• Sometimes I will feel unbearably scared.
  • The genetic component to my disorder will make me more vulnerable to major depressive episodes due to external triggers.
  • My depression will wear different masks, exhibit different symptoms, and I will not always be able to detect its presence using the same criteria.
  • Managing mental illness is exhausting.
  • I am often my greatest obstacle.
  • Depression and trauma are often accompanied by somatic expressions of these experiences.
  • I will often be asked to choose life when I really don’t want to.
  • Psychiatric facilities in hospitals can be really scary.
  • People will feel frustrated by my symptoms at times, especially those that have chronic nature.
  • Some people won’t be able to sustain a relationship with me, romantic or otherwise, due to my illness.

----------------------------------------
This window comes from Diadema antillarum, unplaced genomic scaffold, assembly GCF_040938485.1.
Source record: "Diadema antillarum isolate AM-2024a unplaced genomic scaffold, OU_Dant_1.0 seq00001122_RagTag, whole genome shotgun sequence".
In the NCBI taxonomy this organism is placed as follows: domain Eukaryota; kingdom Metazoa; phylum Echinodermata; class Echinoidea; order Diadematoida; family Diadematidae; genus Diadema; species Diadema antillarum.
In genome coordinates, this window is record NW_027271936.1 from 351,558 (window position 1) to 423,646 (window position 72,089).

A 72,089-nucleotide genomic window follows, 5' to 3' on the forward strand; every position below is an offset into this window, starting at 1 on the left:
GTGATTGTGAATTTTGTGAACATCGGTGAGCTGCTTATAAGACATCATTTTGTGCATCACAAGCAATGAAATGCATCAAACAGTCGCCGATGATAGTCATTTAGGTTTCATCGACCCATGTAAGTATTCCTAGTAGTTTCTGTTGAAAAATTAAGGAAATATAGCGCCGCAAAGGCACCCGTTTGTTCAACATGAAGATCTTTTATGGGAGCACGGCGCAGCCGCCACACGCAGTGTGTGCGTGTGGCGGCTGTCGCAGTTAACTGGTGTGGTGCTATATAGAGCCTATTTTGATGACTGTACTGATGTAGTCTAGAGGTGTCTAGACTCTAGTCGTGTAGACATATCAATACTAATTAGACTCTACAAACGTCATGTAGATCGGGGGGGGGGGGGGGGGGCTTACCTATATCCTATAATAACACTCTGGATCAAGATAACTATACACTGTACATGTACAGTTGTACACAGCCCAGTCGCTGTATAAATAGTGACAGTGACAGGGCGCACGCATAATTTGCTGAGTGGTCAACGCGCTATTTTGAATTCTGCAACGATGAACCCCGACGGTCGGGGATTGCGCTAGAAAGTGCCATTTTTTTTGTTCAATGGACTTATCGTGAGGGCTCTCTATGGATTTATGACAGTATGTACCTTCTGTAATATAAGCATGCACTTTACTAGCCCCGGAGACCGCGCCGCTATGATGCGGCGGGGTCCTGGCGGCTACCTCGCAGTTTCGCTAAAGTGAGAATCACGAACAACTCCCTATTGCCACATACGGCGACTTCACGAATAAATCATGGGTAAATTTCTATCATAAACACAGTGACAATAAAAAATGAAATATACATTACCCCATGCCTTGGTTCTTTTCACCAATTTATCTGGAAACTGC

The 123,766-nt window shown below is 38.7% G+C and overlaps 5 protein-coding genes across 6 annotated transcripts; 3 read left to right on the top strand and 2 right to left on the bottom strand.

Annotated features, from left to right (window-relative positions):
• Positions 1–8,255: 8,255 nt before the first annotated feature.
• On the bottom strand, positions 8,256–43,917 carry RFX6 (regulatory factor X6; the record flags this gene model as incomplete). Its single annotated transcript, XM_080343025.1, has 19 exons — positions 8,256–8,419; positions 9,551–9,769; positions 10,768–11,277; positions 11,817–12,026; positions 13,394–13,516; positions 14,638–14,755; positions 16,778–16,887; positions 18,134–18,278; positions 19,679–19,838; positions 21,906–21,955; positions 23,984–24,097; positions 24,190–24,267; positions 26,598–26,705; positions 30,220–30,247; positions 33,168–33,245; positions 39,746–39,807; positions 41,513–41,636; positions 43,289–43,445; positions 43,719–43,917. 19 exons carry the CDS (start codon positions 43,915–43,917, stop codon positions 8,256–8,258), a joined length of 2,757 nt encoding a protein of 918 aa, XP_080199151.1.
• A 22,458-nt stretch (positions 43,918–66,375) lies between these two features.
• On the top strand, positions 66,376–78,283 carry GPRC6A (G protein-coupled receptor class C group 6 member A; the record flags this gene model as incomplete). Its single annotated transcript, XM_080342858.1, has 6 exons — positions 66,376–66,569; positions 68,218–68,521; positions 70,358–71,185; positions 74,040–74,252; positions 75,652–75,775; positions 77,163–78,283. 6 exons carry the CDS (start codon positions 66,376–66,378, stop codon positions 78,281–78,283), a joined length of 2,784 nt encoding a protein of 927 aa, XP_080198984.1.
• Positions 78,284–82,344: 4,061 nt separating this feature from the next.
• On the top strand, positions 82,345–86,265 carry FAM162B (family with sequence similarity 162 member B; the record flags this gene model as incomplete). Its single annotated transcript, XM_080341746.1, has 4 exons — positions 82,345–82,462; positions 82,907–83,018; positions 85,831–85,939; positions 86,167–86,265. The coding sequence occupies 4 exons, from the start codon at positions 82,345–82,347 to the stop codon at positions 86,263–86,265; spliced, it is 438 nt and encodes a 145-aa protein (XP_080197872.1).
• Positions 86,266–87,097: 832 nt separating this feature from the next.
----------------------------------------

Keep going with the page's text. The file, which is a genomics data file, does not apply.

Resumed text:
• I will have to live my life differently than I may want to.
  • I will often be met with doubt when it comes to the validity of my statements.
  • Sometimes I will simply have a day.
  • Not all depression is the same. Try not to feel discouraged when methods that are useful to others are not for you.
  • Waking up and surviving can be an incredible accomplishment.
  • People whose intentions are to help you may not be actually doing so. It’s okay to let those people go.
  • A medical or psychiatric doctor’s arrogance has the potential to be dangerous.
  • No one is going to “fix” me.
  • Try not to be too preoccupied by the fact that a major role I will play in life is that of a patient.